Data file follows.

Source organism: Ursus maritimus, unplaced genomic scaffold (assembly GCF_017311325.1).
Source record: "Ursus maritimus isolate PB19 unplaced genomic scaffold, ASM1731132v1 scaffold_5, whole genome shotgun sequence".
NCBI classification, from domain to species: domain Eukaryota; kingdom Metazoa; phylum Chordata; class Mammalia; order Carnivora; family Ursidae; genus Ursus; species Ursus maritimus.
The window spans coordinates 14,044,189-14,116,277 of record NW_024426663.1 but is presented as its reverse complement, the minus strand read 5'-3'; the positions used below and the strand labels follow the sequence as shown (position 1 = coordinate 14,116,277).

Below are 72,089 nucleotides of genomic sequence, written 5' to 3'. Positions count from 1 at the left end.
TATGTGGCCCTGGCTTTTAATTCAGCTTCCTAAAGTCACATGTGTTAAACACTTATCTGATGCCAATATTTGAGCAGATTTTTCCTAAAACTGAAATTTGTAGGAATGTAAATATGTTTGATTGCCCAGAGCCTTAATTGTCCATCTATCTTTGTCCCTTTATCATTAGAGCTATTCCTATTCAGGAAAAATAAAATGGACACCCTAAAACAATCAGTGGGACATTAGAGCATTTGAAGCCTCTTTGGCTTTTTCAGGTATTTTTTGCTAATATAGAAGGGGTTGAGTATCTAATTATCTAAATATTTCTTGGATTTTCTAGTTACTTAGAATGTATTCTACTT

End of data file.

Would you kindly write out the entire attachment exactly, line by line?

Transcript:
Source organism: Ursus maritimus, unplaced genomic scaffold (assembly GCF_017311325.1).
Source record: "Ursus maritimus isolate PB19 unplaced genomic scaffold, ASM1731132v1 scaffold_5, whole genome shotgun sequence".
NCBI classification, from domain to species: domain Eukaryota; kingdom Metazoa; phylum Chordata; class Mammalia; order Carnivora; family Ursidae; genus Ursus; species Ursus maritimus.
The window spans coordinates 14,044,189-14,116,277 of record NW_024426663.1 but is presented as its reverse complement, the minus strand read 5'-3'; the positions used below and the strand labels follow the sequence as shown (position 1 = coordinate 14,116,277).

Below are 72,089 nucleotides of genomic sequence, written 5' to 3'. Positions count from 1 at the left end.
TATGTGGCCCTGGCTTTTAATTCAGCTTCCTAAAGTCACATGTGTTAAACACTTATCTGATGCCAATATTTGAGCAGATTTTTCCTAAAACTGAAATTTGTAGGAATGTAAATATGTTTGATTGCCCAGAGCCTTAATTGTCCATCTATCTTTGTCCCTTTATCATTAGAGCTATTCCTATTCAGGAAAAATAAAATGGACACCCTAAAACAATCAGTGGGACATTAGAGCATTTGAAGCCTCTTTGGCTTTTTCAGGTATTTTTTGCTAATATAGAAGGGGTTGAGTATCTAATTATCTAAATATTTCTTGGATTTTCTAGTTACTTAGAATGTATTCTACTT